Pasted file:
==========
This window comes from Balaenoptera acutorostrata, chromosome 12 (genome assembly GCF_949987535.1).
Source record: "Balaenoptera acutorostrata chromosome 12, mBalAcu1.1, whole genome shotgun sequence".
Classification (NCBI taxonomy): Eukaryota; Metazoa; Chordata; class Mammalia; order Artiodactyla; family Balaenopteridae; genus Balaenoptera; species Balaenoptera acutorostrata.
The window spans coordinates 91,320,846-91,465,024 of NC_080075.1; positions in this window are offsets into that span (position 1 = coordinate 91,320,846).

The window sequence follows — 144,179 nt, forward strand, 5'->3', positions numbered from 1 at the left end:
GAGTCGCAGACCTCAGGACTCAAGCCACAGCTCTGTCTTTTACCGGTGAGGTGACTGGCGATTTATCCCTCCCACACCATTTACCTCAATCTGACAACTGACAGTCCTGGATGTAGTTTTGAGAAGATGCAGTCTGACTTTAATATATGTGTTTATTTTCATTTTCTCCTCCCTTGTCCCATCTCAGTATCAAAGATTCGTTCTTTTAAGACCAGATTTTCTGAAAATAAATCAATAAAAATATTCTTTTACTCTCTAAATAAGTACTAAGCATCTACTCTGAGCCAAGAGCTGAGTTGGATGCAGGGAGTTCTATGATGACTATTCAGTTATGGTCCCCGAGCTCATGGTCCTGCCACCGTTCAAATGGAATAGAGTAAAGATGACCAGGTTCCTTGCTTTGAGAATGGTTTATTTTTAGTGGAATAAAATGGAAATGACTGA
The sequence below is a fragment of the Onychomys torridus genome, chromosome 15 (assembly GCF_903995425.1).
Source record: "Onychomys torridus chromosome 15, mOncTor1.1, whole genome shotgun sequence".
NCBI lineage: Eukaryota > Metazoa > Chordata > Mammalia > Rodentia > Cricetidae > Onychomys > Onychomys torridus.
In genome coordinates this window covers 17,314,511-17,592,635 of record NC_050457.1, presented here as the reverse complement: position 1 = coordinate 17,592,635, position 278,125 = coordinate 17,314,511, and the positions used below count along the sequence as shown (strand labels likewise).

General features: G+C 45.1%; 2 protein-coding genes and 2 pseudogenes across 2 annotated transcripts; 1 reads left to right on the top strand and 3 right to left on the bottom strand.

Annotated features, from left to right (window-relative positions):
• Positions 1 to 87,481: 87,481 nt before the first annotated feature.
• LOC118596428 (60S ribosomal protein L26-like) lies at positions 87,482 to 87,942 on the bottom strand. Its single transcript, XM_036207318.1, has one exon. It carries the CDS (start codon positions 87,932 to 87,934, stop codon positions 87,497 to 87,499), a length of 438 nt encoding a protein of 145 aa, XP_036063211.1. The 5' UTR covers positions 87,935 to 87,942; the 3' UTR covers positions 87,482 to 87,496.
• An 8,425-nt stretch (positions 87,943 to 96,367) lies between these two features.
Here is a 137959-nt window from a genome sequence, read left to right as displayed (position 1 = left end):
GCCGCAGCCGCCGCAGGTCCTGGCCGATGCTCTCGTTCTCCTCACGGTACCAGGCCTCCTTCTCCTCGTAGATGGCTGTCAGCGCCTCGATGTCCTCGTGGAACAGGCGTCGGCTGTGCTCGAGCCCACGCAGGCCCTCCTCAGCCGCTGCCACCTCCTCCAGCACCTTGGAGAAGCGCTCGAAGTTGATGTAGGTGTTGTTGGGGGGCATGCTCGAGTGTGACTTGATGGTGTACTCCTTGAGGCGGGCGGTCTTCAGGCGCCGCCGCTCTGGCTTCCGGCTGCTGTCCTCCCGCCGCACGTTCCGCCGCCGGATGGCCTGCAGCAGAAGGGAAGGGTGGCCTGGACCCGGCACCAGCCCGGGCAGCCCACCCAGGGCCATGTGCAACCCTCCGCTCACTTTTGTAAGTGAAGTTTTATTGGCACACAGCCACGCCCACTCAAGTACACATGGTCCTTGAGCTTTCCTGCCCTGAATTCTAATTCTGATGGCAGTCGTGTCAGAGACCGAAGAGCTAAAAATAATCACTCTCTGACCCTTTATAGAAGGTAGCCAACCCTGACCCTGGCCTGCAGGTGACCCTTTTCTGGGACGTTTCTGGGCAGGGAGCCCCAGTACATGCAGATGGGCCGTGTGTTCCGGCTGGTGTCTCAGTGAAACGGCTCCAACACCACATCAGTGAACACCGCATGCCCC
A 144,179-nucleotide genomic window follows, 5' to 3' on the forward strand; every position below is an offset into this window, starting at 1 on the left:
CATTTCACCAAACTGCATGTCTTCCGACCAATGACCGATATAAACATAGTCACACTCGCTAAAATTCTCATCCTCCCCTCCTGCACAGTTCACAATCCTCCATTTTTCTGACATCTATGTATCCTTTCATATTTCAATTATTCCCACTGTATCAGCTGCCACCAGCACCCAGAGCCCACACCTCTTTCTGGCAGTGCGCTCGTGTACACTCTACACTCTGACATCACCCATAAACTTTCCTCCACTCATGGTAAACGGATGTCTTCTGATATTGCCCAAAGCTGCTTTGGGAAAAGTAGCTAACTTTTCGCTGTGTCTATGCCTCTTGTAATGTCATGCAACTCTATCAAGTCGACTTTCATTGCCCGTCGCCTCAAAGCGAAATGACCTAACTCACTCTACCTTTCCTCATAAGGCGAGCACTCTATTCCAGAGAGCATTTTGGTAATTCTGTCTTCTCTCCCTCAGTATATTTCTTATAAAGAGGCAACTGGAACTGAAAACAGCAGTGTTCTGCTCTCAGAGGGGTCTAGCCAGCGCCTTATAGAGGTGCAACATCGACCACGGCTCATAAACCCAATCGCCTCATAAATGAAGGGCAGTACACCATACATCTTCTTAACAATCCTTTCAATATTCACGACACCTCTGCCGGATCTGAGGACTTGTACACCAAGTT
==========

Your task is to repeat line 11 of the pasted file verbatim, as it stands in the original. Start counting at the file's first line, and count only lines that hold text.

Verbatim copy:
General features: G+C 45.1%; 2 protein-coding genes and 2 pseudogenes across 2 annotated transcripts; 1 reads left to right on the top strand and 3 right to left on the bottom strand.